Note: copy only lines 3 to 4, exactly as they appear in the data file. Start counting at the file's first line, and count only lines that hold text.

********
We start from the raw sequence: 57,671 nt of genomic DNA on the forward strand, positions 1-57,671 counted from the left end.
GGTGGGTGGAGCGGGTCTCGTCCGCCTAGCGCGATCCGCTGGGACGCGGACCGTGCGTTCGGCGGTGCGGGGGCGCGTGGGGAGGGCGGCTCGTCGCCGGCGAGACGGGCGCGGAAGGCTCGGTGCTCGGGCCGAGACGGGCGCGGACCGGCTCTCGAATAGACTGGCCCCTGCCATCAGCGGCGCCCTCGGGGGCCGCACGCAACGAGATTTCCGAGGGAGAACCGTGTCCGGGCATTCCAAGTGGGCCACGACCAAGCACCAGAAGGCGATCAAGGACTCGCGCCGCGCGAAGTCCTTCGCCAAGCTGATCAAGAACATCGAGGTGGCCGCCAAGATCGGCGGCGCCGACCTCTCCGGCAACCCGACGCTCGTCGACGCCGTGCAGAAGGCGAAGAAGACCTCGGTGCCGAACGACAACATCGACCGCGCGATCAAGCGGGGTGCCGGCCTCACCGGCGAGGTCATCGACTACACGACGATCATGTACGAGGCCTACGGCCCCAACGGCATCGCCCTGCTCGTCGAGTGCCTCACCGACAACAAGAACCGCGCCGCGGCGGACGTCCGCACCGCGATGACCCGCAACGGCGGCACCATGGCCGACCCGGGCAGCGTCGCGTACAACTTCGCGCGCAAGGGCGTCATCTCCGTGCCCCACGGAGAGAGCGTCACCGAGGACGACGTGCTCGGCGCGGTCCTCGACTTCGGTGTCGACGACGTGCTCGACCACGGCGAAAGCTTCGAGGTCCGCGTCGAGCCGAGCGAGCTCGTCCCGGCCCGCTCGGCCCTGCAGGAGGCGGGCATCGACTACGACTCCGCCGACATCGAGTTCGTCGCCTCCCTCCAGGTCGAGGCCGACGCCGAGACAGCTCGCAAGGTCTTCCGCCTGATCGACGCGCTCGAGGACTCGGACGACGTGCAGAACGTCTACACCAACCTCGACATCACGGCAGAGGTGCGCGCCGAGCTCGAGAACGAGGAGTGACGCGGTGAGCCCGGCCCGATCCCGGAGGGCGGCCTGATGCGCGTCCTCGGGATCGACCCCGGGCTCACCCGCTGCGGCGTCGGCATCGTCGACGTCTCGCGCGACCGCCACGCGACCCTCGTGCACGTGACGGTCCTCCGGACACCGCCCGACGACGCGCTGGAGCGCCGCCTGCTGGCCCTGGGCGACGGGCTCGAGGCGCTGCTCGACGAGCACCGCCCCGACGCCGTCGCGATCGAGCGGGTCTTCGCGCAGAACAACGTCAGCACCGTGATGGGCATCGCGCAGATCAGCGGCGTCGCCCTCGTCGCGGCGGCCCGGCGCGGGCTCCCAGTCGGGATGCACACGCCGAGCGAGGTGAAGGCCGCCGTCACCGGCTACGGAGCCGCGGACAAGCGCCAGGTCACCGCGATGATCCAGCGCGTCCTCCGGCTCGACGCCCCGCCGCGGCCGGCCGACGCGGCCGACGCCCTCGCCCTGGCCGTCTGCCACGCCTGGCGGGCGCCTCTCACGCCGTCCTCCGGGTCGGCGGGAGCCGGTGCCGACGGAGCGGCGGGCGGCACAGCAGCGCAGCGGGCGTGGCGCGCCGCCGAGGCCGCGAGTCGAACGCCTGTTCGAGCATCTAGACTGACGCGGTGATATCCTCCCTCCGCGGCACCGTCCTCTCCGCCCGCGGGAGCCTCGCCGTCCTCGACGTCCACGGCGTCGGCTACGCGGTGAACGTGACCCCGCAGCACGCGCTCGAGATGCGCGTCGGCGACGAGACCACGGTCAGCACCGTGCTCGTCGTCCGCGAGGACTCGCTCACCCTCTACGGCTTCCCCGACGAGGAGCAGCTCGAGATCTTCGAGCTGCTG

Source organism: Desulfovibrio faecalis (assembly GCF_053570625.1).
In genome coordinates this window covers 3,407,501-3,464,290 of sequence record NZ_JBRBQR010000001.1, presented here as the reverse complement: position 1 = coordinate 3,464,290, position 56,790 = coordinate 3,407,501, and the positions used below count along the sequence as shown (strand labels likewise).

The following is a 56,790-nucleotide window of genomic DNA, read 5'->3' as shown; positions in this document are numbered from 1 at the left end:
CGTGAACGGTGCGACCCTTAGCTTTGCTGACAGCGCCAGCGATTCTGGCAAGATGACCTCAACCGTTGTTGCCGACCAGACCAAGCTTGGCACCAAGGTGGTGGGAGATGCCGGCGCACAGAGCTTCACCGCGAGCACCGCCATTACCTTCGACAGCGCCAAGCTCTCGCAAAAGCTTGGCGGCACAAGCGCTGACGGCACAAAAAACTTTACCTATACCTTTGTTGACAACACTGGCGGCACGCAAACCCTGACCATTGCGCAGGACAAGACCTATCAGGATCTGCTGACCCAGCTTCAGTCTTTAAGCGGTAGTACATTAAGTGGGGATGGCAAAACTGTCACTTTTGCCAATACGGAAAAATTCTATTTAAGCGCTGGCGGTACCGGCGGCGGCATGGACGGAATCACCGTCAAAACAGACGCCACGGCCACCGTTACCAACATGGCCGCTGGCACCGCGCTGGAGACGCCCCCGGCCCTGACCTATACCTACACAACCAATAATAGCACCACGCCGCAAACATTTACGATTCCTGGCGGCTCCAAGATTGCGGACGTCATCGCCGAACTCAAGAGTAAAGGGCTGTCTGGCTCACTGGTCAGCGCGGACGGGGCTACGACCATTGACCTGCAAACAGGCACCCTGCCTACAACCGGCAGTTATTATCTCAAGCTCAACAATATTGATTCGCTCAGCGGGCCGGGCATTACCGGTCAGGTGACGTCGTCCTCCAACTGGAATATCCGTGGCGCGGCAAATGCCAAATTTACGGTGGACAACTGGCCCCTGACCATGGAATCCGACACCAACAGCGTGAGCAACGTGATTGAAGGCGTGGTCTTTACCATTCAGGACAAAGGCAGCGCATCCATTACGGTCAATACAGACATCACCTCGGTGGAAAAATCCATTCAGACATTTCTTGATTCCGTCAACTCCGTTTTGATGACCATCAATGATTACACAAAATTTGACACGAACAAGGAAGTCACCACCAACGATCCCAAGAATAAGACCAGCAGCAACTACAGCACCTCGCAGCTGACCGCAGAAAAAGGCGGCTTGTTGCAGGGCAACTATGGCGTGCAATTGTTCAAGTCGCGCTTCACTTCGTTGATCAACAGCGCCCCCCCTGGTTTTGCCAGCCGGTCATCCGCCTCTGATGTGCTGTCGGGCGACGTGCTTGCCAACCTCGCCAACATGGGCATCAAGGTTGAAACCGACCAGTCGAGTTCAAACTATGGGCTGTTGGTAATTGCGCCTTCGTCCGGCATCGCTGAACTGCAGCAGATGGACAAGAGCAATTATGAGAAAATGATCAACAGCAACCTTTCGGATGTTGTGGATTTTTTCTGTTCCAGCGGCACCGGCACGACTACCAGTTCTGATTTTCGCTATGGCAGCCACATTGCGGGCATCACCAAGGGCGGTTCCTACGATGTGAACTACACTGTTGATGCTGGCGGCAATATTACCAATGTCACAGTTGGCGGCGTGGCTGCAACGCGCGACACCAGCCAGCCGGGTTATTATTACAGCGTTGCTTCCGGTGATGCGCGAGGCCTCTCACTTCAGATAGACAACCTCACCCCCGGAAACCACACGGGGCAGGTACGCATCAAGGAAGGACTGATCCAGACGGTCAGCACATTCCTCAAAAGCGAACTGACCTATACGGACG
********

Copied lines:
Source organism: Desulfovibrio faecalis (assembly GCF_053570625.1).
In genome coordinates this window covers 3,407,501-3,464,290 of sequence record NZ_JBRBQR010000001.1, presented here as the reverse complement: position 1 = coordinate 3,464,290, position 56,790 = coordinate 3,407,501, and the positions used below count along the sequence as shown (strand labels likewise).